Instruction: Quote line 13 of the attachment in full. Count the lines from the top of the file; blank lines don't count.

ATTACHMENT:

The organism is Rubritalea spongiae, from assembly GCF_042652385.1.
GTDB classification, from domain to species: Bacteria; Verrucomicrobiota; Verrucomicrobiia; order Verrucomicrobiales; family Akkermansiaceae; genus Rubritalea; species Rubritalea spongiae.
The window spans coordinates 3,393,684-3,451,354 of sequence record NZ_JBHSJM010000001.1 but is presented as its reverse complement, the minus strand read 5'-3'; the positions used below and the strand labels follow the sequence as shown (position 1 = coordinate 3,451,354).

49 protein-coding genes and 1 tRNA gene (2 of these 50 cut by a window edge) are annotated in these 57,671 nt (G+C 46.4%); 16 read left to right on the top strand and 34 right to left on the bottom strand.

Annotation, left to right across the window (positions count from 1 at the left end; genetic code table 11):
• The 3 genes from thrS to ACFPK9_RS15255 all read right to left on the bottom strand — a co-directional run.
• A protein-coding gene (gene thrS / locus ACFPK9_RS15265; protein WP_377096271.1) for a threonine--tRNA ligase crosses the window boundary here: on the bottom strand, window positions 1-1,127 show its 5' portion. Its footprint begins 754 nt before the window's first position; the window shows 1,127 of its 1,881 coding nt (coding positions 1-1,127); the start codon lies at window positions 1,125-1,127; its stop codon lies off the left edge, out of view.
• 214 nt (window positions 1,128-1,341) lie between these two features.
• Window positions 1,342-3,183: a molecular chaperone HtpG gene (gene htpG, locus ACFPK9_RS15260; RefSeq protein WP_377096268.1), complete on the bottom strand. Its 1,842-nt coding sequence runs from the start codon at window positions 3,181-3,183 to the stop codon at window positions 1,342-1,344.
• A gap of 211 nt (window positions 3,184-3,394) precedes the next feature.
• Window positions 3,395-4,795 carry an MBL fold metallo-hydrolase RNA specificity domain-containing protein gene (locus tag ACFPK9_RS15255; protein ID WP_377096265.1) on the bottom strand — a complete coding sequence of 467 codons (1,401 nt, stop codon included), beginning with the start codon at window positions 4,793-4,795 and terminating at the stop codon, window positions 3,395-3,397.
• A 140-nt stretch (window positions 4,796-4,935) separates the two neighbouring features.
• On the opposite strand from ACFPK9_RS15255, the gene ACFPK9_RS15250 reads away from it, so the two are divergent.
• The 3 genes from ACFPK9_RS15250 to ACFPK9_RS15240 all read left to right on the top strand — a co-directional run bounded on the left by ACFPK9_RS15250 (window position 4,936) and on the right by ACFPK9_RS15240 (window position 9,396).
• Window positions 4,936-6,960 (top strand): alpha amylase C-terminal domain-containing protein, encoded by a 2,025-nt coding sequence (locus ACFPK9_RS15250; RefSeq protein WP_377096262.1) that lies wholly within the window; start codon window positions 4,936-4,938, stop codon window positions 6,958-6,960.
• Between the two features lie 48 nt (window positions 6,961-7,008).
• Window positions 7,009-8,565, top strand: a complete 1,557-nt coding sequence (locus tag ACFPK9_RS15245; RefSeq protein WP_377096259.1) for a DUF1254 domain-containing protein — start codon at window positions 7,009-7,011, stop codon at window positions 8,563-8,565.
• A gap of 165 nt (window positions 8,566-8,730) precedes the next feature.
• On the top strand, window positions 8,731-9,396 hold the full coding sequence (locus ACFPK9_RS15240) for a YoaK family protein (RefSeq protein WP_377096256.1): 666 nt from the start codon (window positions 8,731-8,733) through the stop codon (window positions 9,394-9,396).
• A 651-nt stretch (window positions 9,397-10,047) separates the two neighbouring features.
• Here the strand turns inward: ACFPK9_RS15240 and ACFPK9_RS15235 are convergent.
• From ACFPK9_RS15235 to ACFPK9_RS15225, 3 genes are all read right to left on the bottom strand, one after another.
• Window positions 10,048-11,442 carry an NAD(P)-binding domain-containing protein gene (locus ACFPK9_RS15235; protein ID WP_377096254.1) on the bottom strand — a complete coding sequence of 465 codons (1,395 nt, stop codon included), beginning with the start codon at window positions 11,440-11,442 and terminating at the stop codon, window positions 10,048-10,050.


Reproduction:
• On the opposite strand from ACFPK9_RS15255, the gene ACFPK9_RS15250 reads away from it, so the two are divergent.